You can’t compare us; our background is different. I came from academia: university, postgraduate education, working as a lecturer in college. Where did Putin come from? We hail from completely different environments, and you can’t compare us. Moreover, Sobchak never mentored him, they used to work together. And even before Sobchak became known as a politician, I was already married to him for a quarter of a century. So he formed me completely. Sometimes we used to argue about things until we both were blue in the face.

Anatoly Sobchak and Vladimir Putin

Anatoly Sobchak and Vladimir Putin

But many people did see Putin as an apprentice of Sobchak in the early days of his rule.

And this is why I received so many calls back then. People used to say: we voted for Putin because he used to work with Sobchak. Yes, this is how things were. But people transform into something completely different after 20 years. Especially people who are in office for so long. Of course, he remembers Anatoly on his birthday, sometimes he even visits his grave when he is in St. Petersburg to pay his respects. But… But everything changes in this life.

Is there any way you can address Vladimir Putin?

As I said, the last time this happened was three years ago. It was 20 years since Anatoly’s death in February 2020. So, there was a commemorative concert in the Philharmonic, the Vladimir Spivakov orchestra was playing, and Putin was present.

Is it your mutual relationship with Putin or your attitude towards him that prevents you [from contacting him]?

It’s just that I never ask for things. This is my principle. Well, what do you think? I’m not one of the oligarchs or large entrepreneurs. And this principle gives me freedom, by the way.

I didn’t mean asking Putin for things. Do you think he has a sound perception of reality? Or does someone need to tell him: “Hey, look what’s actually going on”?

It appeared to me three years ago that he had a sane perception of reality. But many things have changed after these three years, and I never got to make sure of this myself. I don’t know.

You spoke against many bills in the Federation Council. Have you managed to achieve anything, to make some of your fellow senators change their minds?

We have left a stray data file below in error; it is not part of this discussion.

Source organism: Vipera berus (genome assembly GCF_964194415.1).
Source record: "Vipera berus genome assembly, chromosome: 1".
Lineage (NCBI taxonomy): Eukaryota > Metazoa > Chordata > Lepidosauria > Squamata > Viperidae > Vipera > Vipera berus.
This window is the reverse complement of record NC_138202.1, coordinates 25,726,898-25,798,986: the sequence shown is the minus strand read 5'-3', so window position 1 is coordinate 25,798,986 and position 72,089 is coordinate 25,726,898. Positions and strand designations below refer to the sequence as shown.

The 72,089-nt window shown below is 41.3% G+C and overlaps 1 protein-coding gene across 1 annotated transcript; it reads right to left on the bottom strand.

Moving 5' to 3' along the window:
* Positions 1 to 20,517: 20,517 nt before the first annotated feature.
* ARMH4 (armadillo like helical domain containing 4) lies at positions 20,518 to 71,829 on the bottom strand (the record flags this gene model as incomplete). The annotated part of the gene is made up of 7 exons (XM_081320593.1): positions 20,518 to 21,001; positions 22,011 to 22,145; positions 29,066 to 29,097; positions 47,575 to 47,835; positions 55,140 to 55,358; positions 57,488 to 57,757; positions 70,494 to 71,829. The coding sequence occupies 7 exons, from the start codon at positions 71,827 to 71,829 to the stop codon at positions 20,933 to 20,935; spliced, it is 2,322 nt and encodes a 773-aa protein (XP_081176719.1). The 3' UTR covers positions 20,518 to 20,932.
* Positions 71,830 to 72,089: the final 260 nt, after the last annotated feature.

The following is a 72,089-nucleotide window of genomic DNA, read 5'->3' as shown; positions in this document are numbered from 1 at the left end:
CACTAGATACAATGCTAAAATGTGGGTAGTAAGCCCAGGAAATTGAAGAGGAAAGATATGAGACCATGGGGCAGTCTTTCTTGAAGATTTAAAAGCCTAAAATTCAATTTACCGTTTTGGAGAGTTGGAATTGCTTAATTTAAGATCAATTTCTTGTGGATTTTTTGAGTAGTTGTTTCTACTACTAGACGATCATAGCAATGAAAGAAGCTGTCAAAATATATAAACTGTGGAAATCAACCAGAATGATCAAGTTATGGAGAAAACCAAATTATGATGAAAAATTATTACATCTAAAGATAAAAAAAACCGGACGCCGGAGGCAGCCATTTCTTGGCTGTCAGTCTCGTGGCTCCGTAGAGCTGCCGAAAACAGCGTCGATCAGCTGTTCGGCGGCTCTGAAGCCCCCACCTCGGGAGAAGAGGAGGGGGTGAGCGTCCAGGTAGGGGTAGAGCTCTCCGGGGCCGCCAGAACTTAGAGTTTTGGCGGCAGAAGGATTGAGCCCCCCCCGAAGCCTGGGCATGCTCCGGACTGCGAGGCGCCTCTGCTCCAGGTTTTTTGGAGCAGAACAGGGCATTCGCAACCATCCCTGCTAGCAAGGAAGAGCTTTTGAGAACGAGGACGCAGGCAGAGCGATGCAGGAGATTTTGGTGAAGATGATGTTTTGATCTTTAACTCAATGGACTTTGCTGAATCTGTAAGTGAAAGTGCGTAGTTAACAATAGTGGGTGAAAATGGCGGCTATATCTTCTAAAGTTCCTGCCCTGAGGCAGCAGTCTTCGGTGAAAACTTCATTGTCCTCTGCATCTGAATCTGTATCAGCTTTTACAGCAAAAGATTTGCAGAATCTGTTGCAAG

Only once. I don’t remember what bill that was, but one person abstained.

And that’s it?

That’s better than nothing.

What function do they serve and why are they there at all? If it is assumed from the very start that everyone votes in favour, what is this institution for?

I must correct you here: the Federation Council is in the Constitution.

I guess the Constitution mentions some other kind of function for it other than simply approving every single thing.

Don’t ask questions like that, or you might be charged with refusal to abide by the Constitution.

Actually, I am a vocal supporter of abiding by it, this is why I’m asking you why a parliament like this is needed at all.

There was a shift in the public conscience at some point. I feel that this becomes especially clear when I think of the recent headline-making criminal cases. The people of my generation and of the younger generations grew up during the time of rallies for peace. And now they deprive a girl of her family for a drawing, and her father is sentenced to prison time. How could this happen to society?

Yes, how could this happen that there is a school teacher who reports a child because of an anti-war drawing?

This is how it happened: step by step, the repressive laws first banned rallies, then single pickets, and then it banned even speaking up for peace. A woman was detained in St. Petersburg. A survivor of WW2 and the Siege of Leningrad, she stood there with a banner reading “No to war”. How is that possible?

I am perplexed by the fact that the law enforcement is ready to execute such orders, and the fact that the society is also fine with it. What is that? Where did this social corrosion come from?

Michel de Montaigne wrote this: “The first sign of the spoiling of social mores is the disappearance of truth, for truthfulness underlies every virtue.” And this started much earlier than today or yesterday.

When did it happen? When did you notice that the corrosion had started?

I believe it started after the Beslan siege, after direct gubernatorial elections were cancelled. People would swallow this whole thing in small portions, and it was explained by political expediency. Gradually, this led us to where we are now.